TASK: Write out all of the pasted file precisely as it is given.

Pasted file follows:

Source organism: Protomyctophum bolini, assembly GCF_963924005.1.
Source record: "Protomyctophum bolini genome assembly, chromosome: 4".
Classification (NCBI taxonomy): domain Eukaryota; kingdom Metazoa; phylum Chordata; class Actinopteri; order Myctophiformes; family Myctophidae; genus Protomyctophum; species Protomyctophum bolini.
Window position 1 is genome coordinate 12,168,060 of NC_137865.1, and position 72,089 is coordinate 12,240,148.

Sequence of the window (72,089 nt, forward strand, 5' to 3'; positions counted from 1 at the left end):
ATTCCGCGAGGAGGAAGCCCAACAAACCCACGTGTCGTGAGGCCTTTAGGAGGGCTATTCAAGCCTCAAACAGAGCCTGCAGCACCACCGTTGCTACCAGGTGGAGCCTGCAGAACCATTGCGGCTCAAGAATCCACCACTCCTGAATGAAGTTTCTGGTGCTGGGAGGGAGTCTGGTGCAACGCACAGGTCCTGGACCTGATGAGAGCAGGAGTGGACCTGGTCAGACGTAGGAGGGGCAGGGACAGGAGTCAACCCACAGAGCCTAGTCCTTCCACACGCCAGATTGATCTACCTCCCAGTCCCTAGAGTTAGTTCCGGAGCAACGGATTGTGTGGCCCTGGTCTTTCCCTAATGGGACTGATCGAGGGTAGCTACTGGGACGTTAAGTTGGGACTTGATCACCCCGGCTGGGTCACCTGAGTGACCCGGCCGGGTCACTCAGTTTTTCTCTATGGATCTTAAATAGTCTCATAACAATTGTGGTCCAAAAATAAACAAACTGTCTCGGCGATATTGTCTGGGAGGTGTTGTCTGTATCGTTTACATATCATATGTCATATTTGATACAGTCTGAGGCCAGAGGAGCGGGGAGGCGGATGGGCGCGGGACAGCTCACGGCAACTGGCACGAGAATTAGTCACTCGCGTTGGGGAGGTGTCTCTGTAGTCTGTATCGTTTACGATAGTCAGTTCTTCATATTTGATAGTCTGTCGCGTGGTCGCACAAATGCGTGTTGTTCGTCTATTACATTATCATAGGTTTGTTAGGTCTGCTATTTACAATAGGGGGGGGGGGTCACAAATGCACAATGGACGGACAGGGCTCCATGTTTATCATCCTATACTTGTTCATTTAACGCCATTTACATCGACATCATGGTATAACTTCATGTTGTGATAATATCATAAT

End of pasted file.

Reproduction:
Source organism: Protomyctophum bolini, assembly GCF_963924005.1.
Source record: "Protomyctophum bolini genome assembly, chromosome: 4".
Classification (NCBI taxonomy): domain Eukaryota; kingdom Metazoa; phylum Chordata; class Actinopteri; order Myctophiformes; family Myctophidae; genus Protomyctophum; species Protomyctophum bolini.
Window position 1 is genome coordinate 12,168,060 of NC_137865.1, and position 72,089 is coordinate 12,240,148.

Sequence of the window (72,089 nt, forward strand, 5' to 3'; positions counted from 1 at the left end):
ATTCCGCGAGGAGGAAGCCCAACAAACCCACGTGTCGTGAGGCCTTTAGGAGGGCTATTCAAGCCTCAAACAGAGCCTGCAGCACCACCGTTGCTACCAGGTGGAGCCTGCAGAACCATTGCGGCTCAAGAATCCACCACTCCTGAATGAAGTTTCTGGTGCTGGGAGGGAGTCTGGTGCAACGCACAGGTCCTGGACCTGATGAGAGCAGGAGTGGACCTGGTCAGACGTAGGAGGGGCAGGGACAGGAGTCAACCCACAGAGCCTAGTCCTTCCACACGCCAGATTGATCTACCTCCCAGTCCCTAGAGTTAGTTCCGGAGCAACGGATTGTGTGGCCCTGGTCTTTCCCTAATGGGACTGATCGAGGGTAGCTACTGGGACGTTAAGTTGGGACTTGATCACCCCGGCTGGGTCACCTGAGTGACCCGGCCGGGTCACTCAGTTTTTCTCTATGGATCTTAAATAGTCTCATAACAATTGTGGTCCAAAAATAAACAAACTGTCTCGGCGATATTGTCTGGGAGGTGTTGTCTGTATCGTTTACATATCATATGTCATATTTGATACAGTCTGAGGCCAGAGGAGCGGGGAGGCGGATGGGCGCGGGACAGCTCACGGCAACTGGCACGAGAATTAGTCACTCGCGTTGGGGAGGTGTCTCTGTAGTCTGTATCGTTTACGATAGTCAGTTCTTCATATTTGATAGTCTGTCGCGTGGTCGCACAAATGCGTGTTGTTCGTCTATTACATTATCATAGGTTTGTTAGGTCTGCTATTTACAATAGGGGGGGGGGGTCACAAATGCACAATGGACGGACAGGGCTCCATGTTTATCATCCTATACTTGTTCATTTAACGCCATTTACATCGACATCATGGTATAACTTCATGTTGTGATAATATCATAAT